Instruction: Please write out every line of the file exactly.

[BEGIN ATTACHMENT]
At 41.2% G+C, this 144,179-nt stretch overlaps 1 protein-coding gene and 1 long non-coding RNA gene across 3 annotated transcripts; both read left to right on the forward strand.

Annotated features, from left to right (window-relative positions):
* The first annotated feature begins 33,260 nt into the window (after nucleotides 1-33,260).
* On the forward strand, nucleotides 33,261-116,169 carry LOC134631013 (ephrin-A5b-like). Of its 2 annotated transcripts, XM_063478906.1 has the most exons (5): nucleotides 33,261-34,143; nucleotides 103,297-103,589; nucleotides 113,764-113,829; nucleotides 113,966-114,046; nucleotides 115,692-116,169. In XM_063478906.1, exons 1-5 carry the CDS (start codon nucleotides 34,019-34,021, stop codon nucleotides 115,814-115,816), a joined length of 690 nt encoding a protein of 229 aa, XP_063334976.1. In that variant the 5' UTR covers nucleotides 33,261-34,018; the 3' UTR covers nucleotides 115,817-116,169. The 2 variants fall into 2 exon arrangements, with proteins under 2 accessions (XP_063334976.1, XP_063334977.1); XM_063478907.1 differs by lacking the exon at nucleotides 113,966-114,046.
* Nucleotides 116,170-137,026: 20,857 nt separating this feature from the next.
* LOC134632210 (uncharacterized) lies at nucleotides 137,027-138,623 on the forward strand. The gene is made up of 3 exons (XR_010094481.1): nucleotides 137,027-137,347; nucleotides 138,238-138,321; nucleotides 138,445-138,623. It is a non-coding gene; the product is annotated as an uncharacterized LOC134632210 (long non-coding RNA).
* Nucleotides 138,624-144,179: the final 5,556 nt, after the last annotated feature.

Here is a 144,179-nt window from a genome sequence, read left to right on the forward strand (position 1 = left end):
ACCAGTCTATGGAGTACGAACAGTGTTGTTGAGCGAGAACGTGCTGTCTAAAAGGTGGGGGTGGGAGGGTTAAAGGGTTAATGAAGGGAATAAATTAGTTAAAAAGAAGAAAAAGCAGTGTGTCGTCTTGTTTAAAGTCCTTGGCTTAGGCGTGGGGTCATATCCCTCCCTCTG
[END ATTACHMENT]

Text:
At 41.2% G+C, this 144,179-nt stretch overlaps 1 protein-coding gene and 1 long non-coding RNA gene across 3 annotated transcripts; both read left to right on the forward strand.

Annotated features, from left to right (window-relative positions):
* The first annotated feature begins 33,260 nt into the window (after nucleotides 1-33,260).
* On the forward strand, nucleotides 33,261-116,169 carry LOC134631013 (ephrin-A5b-like). Of its 2 annotated transcripts, XM_063478906.1 has the most exons (5): nucleotides 33,261-34,143; nucleotides 103,297-103,589; nucleotides 113,764-113,829; nucleotides 113,966-114,046; nucleotides 115,692-116,169. In XM_063478906.1, exons 1-5 carry the CDS (start codon nucleotides 34,019-34,021, stop codon nucleotides 115,814-115,816), a joined length of 690 nt encoding a protein of 229 aa, XP_063334976.1. In that variant the 5' UTR covers nucleotides 33,261-34,018; the 3' UTR covers nucleotides 115,817-116,169. The 2 variants fall into 2 exon arrangements, with proteins under 2 accessions (XP_063334976.1, XP_063334977.1); XM_063478907.1 differs by lacking the exon at nucleotides 113,966-114,046.
* Nucleotides 116,170-137,026: 20,857 nt separating this feature from the next.
* LOC134632210 (uncharacterized) lies at nucleotides 137,027-138,623 on the forward strand. The gene is made up of 3 exons (XR_010094481.1): nucleotides 137,027-137,347; nucleotides 138,238-138,321; nucleotides 138,445-138,623. It is a non-coding gene; the product is annotated as an uncharacterized LOC134632210 (long non-coding RNA).
* Nucleotides 138,624-144,179: the final 5,556 nt, after the last annotated feature.

Here is a 144,179-nt window from a genome sequence, read left to right on the forward strand (position 1 = left end):
ACCAGTCTATGGAGTACGAACAGTGTTGTTGAGCGAGAACGTGCTGTCTAAAAGGTGGGGGTGGGAGGGTTAAAGGGTTAATGAAGGGAATAAATTAGTTAAAAAGAAGAAAAAGCAGTGTGTCGTCTTGTTTAAAGTCCTTGGCTTAGGCGTGGGGTCATATCCCTCCCTCTG